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I've been trying to figure out the following sum for a while now:

$$\sum_{k=1}^{\infty} \frac{1}{(k+1)(k-1)!}\left(1 - \frac{2}{k}\right)$$

I'm pretty sure that this doesn't evaluate to $0$.

As $k$ increases the term tends to $0$, but the first few terms add up to give a non-zero number.

I'm just having trouble figuring out how to find that number. Any help would be appreciated.

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  • $\begingroup$ You can write the interior of the sum as $\frac{k-2}{(k+1)!}$. Im not sure if this can help. $\endgroup$ – Masacroso Jun 3 '16 at 1:35
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Hint: Note that $1-\frac{2}{k}=\frac{(k+1)-3}{k}$. So our sum is $$\sum_1^\infty \frac{1}{k!} -3\sum_1^\infty \frac{1}{(k+1)!}.$$ Each sum is a fairly close relative of $e$.

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  • $\begingroup$ According to math.stackexchange.com/questions/1054175/…. Wouldn't it be e - 1? Since we are starting at 1 not 0. $\endgroup$ – The_Questioner Jun 3 '16 at 1:49
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    $\begingroup$ @The_Questioner: The first sum is $e-1$. The second is $e-2$. So our original series has sum $(e-1)-3(e-2)$. $\endgroup$ – André Nicolas Jun 3 '16 at 1:51
  • $\begingroup$ @The_Questioner I can confirm using a much less elegant method that 5-2e is the correct answer $\endgroup$ – Chill2Macht Jun 3 '16 at 1:57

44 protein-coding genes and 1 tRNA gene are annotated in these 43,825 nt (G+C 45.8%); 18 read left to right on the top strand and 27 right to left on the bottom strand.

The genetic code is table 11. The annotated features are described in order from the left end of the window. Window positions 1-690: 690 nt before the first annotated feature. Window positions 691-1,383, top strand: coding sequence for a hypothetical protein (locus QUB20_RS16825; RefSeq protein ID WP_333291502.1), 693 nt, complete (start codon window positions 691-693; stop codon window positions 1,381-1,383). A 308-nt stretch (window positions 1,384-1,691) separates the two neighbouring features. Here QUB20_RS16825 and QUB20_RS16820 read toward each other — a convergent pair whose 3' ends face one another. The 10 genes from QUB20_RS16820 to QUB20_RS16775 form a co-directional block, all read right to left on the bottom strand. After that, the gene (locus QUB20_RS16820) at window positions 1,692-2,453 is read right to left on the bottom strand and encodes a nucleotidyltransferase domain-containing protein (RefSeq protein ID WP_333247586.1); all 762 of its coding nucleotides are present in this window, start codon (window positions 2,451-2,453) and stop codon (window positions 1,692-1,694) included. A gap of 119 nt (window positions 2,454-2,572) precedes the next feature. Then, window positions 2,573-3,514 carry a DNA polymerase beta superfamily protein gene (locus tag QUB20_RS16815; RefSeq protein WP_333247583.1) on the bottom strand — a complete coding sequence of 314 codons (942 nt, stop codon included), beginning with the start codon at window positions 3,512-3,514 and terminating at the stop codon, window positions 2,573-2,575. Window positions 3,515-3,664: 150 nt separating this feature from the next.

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Let's try splitting up the series (since if it converges to a finite number, it will be absolutely convergent, since all terms are positive).

$$\sum_{k=1}^{\infty} \frac{1}{(k+1)(k-1)!}(1 - \frac{2}{k}) = \sum_{k=1}^{\infty} \frac{1}{(k+1)(k-1)!} - 2 \sum_{k=1}^{\infty} \frac{1}{(k+1)(k)(k-1)!} \\ = \sum_{k=1}^{\infty} \frac{k}{(k+1)(k)(k-1)!} - 2 \sum_{k=1}^{\infty} \frac{1}{(k+1)!} \\ = \sum_{k=1}^{\infty} \frac{k}{(k+1)!} - 2 \left[\sum_{k=0}^{\infty} \frac{1}{(k+2)!} + \frac{1}{0!} + \frac{1}{1!} -2 \right] = \\ \sum_{k=0}^{\infty} \frac{k+1}{(k+2)!} -2\left[ \sum_{k=0}^{\infty}\frac{1^k}{k!} -2 \right] = \sum_{k=0}^{\infty}\frac{k}{(k+2)!} + \sum_{k=0}^{\infty} \frac{1}{(k+2)!} - 2[e^1 -2]$$

Using the same technique as before:

$$ = \sum_{k=0}^{\infty}\frac{k}{(k+2)!} + [e^1 -2] - 2[e^1 -2] \\= \sum_{k=1}^{\infty} \frac{ k }{(k+2)!} -[e^1 -2] \\ = \sum_{k=1}^{\infty} \frac{ k }{(k+2)!} + \sum_{k=0}^{\infty} \frac{2}{(k+2)!} - \sum_{k=0}^{\infty} \frac{2}{(k+2)!} -[e^1 -2] \\ = \sum_{k=0}^{\infty} \frac{k+2}{(k+2)!} - 2 \sum_{k=0}^{\infty} \frac{1}{(k+2)!} - [e^1 -2]$$

Using a second time our computation that $\sum_{k=0}^{\infty} \frac{1}{(k+2)!} = e^1 -2$ we get $$= \sum_{k=0}^{\infty} \frac{k+2}{(k+2)!} - 3[e^1 -2] \\ = \sum_{k=0}^{\infty} \frac{1}{(k+1)!} - 3[e^1 -2] \\ = \sum_{k=0}^{\infty}\frac{1}{(k+1)!} + 1 -1 -3[e^1-2] \\ = \sum_{k=0}^{\infty} \frac{1}{k!} -1 - 3[e -2] \\ = e-1 -3e +6 \\ \\= -2e+5 $$

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    $\begingroup$ Who. Thanks for the work you put in. I understand your method $\endgroup$ – The_Questioner Jun 3 '16 at 2:10
  • $\begingroup$ sorry about the mess - I started before Andre Nicolas posted his answer, so I didn't see the more elegant solution before I was already 80% of the way through, at which point I figured I might as well finish. $\endgroup$ – Chill2Macht Jun 3 '16 at 2:13

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